In addition to its copyright claims, the NBA also alleged that Motorola was liable for "hot news" misappropriation under New York state law by taking, redistributing, and profiting from the facts generated by the NBA. Id. at 844.  The district court found Motorola liable for misappropriation, but the Second Circuit reversed, holding that the state law claim failed as preempted by the Copyright Act (and thus did not allege a harm to any interests outside of copyright). Id. at 847-52. Still, the Second Circuit opined that a hot news misappropriation claim may not be preempted, and therefore may be actionable, if the following five factors are met: 

  1. the plaintiff generates or collects information at some cost or expense;
  2. the value of the information is highly time-sensitive;
  3. the defendant's use of the information constitutes free-riding on the plaintiff's costly efforts to generate or collect it;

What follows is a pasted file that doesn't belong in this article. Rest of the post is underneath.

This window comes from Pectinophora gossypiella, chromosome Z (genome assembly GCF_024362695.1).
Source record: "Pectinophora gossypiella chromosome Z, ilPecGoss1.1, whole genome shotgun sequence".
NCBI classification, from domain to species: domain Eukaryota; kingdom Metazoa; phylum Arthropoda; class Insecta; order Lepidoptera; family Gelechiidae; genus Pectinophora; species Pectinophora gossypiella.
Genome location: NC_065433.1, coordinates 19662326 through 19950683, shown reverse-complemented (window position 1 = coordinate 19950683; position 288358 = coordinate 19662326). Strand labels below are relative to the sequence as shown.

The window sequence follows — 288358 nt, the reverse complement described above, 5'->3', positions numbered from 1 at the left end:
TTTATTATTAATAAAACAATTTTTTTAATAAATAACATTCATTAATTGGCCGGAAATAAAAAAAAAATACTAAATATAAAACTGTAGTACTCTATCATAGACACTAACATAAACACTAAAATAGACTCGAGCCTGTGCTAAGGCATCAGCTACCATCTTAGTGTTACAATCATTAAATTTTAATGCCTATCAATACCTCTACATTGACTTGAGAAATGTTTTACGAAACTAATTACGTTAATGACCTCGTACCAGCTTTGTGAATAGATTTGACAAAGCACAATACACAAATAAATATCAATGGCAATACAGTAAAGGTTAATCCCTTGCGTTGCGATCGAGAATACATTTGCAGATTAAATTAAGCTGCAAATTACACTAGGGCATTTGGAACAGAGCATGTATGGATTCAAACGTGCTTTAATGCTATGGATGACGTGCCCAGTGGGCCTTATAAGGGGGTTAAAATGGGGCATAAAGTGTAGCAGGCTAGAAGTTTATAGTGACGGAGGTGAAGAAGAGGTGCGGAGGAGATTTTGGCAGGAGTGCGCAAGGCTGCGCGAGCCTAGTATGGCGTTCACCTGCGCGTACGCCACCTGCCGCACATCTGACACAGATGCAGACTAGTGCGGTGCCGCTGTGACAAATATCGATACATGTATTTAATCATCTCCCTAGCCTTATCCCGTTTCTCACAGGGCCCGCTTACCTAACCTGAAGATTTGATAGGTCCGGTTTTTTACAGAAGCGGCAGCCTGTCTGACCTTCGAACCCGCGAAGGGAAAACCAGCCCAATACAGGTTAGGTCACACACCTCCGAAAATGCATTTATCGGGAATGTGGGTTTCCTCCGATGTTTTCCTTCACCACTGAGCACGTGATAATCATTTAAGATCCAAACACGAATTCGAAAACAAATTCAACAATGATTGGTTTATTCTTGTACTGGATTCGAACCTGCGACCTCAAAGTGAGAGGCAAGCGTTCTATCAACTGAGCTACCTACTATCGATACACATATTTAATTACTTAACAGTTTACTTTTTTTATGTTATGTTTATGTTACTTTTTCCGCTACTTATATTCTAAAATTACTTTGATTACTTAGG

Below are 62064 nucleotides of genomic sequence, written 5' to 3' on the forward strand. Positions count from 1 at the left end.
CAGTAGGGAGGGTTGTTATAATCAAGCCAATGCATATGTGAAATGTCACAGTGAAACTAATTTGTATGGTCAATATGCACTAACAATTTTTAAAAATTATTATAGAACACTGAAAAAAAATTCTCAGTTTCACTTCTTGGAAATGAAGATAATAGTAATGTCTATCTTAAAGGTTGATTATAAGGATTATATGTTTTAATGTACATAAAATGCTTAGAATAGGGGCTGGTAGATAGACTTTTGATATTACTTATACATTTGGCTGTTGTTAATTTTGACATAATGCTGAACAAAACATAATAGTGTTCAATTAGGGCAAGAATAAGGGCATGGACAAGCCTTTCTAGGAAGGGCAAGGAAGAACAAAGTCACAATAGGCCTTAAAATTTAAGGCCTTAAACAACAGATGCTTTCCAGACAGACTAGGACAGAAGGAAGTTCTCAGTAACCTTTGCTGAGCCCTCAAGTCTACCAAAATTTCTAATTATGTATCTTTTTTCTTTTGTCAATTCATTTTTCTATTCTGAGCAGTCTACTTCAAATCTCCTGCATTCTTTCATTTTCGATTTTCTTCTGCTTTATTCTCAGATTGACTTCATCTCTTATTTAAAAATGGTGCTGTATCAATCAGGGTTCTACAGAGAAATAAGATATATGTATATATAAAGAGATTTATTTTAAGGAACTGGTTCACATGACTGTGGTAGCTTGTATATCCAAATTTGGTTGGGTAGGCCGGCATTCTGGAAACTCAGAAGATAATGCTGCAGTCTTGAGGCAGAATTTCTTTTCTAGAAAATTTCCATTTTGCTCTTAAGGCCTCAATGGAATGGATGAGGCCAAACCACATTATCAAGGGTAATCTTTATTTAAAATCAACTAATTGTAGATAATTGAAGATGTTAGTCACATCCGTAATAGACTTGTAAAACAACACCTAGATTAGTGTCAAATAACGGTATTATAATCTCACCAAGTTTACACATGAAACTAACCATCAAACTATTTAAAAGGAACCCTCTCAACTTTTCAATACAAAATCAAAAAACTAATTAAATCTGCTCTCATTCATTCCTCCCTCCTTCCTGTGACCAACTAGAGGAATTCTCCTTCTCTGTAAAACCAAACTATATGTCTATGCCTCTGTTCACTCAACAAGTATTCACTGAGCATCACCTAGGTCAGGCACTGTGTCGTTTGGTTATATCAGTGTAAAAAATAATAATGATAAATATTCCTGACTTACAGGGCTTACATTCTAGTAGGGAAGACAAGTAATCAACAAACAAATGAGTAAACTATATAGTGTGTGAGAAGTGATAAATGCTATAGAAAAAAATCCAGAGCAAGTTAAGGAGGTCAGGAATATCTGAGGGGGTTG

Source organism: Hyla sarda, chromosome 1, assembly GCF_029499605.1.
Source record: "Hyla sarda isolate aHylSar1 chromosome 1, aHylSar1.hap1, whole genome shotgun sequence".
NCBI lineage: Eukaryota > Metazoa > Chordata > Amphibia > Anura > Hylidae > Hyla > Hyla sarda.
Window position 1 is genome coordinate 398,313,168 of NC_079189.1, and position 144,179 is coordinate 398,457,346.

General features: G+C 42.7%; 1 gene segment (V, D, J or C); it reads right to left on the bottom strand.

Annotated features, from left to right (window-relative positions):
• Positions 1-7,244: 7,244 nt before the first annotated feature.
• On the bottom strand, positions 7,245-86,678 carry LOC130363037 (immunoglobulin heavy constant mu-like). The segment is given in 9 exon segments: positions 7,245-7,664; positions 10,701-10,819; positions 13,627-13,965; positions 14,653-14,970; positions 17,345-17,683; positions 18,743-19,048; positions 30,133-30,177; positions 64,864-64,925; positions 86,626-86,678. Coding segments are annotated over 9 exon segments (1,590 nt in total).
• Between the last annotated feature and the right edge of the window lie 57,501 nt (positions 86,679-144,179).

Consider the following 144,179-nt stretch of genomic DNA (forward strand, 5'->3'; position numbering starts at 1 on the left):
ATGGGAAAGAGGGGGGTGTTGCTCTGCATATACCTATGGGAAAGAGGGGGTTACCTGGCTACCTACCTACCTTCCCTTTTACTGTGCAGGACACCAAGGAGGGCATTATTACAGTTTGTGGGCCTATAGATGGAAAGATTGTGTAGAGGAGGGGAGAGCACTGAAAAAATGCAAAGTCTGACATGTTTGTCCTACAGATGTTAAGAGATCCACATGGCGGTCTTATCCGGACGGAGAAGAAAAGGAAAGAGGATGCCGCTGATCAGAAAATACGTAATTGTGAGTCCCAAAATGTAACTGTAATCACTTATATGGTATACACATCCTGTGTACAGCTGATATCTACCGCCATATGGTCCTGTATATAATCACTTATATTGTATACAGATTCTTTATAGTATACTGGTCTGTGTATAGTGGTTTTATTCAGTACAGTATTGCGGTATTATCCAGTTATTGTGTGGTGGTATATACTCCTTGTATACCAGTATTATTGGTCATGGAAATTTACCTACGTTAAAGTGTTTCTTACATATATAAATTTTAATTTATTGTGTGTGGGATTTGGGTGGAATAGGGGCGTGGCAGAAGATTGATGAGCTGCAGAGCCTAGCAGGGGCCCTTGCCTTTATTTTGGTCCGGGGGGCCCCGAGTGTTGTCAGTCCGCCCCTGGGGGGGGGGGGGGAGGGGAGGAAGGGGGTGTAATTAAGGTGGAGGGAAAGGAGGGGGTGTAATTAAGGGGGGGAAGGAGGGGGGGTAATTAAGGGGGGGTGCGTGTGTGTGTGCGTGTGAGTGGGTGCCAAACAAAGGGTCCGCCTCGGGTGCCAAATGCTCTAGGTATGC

4. the defendant's use of the information is in direct competition with a product or service offered by the plaintiff; and
  5. the ability of other parties to free-ride on the efforts of the plaintiff would so reduce the incentive to produce the product or service that its existence or quality would be substantially threatened.

Id. at 852; see generally Barclays Cap. Inc. v. Theflyonthewall.com, Inc., 650 F.3d 876, 898-06 (2d Cir. 2011) (affirming district court's application of the NBA test to hold that defendant  in business of reporting financial news was not liable for hot news misappropriation by summarizing and disseminating plaintiff firm's recommendations on buying or selling securities).